I didn’t play down any aspect of Fine Gael’s political orientation, and I explained what I meant by constitutional pluralism. Here is what I wrote about Fine Gael:
“The main political parties in Ireland are ideologically strange. They mostly grew out of the sides in the Civil War that followed Irish independence, and ideological divisions that exist elsewhere between parties, exist in Ireland within parties. So the main parties have left, right, liberal and authoritarian wings within them.
By the 1980s, relatively speaking, Fianna Fail was the party of Catholic nationalism, Fine Gael was the party of constitutional pluralism, and the Labour Party was nominally socialist but in practice a potential minority party in possible coalition with Fine Gael. Fianna Fail leader Charles Haughey (‘The Boss’) was corrupt, and Fine Gael leader Garret Fitzgerald (‘Garret the Good’) was leading a Constitutional Crusade to, among other things, make divorce legal and remove the constitutional claim over Northern Ireland.”
I’ll write a longer post later about Fine Gael and Irish politics, if you are interested in the nuances of the issues that you mention.
4(e) Democrats and slavery
MN wrote: “Democrats used to support slavery.”
Theo responded: “Both Democrats, and Republicans, hold responsibilities for the continuing racial disparities and iniquities in the USA – that stem originally from that very same, racist, slave-owning, past. Perhaps if people cared more about history, they would be less confused about what happened in Ferguson.”
What is interesting here is that Theo has cited the phrase “Democrats used to support slavery” as the words to which he is responding. Actually, the full context of those words was:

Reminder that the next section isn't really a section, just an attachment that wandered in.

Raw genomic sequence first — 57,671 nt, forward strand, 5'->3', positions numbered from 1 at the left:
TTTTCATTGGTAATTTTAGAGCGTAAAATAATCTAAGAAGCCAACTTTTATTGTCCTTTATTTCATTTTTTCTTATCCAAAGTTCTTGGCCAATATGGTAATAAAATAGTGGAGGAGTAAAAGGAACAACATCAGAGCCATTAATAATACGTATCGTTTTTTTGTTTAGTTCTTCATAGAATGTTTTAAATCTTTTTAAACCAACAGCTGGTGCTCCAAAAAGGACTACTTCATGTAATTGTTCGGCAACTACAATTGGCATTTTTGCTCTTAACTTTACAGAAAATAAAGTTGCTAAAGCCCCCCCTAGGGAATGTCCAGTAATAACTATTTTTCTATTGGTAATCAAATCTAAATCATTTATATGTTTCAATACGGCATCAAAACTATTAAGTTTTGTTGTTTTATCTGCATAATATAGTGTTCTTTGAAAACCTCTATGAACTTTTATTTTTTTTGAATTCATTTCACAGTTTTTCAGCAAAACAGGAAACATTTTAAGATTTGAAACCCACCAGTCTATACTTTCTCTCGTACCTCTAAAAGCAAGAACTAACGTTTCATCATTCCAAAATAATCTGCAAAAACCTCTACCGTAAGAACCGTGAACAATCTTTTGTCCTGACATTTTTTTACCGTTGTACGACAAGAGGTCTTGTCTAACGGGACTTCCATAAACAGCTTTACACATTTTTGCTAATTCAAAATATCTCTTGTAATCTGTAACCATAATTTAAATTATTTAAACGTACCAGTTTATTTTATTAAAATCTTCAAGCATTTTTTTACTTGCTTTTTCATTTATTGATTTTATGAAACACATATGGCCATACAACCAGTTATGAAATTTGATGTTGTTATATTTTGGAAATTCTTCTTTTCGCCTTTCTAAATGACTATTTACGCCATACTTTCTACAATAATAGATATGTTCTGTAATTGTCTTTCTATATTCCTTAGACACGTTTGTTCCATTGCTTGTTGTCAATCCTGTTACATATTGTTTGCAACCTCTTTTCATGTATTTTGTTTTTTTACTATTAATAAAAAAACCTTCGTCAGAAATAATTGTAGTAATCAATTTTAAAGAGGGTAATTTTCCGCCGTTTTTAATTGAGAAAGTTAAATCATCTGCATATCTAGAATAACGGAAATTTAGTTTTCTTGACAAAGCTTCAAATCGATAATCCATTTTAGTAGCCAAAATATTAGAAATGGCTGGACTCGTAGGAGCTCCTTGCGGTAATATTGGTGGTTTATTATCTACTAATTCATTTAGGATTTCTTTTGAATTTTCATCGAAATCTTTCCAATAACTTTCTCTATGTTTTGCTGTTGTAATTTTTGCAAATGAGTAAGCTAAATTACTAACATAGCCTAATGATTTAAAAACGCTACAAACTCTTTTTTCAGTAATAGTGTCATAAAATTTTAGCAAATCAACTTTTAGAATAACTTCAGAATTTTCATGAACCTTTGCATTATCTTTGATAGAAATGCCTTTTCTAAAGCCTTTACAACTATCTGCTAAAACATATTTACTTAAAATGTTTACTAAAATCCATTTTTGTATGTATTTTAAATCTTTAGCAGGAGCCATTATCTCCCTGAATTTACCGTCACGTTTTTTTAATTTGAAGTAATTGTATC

“Nobody in Ireland seriously associates Fine Gael with the Blueshirts of the 1930s, other than as a joke. As someone wrote elsewhere about this, it is like saying that Barack Obama is a racist because the Democrats used to support slavery. Actually, it is even further from reality than that, because the Blueshirts were a short-lived faction within a wider political party in the early 1930s.”
So, Theo, to follow on from your response here, and granting you the analysis that you have outlined about American history, does it follow from your analysis that Barack Obama is racist? Would it be fair to ask Barack Obama about when he was “running with the racists,” and link to an article with a photograph of KKK members? And would it be fair to describe those aspects of American history as “a comment on Barack Obama’s own seedy past”?
Like PZ Myers, who has repeatedly failed to substantiate or apologise for his false allegation that I defend and provide a haven for rapists, Theo has failed to substantiate or apologise for his false allegation that my “seedy past” involved being associated with a fascist organisation.
Instead, Theo glided over the fact that his smear had been corrected, and focused instead on different parts of the post in which his smear had been corrected. I am asking Theo to please withdraw and apologise for his false association of me with fascism.
Theo also continues to miss the point that I am discussing his approaches to his conclusions, not the conclusions themselves. I am asking him to apply the same standards of charitable (or uncharitable) judgment to everybody equally, rather than apply them selectively.
I will end, as usual, by asking that we judge each other charitably, using the standards that we would like others to apply to us, and asking that we work together with integrity to bring about a more inclusive, ethical, secular world.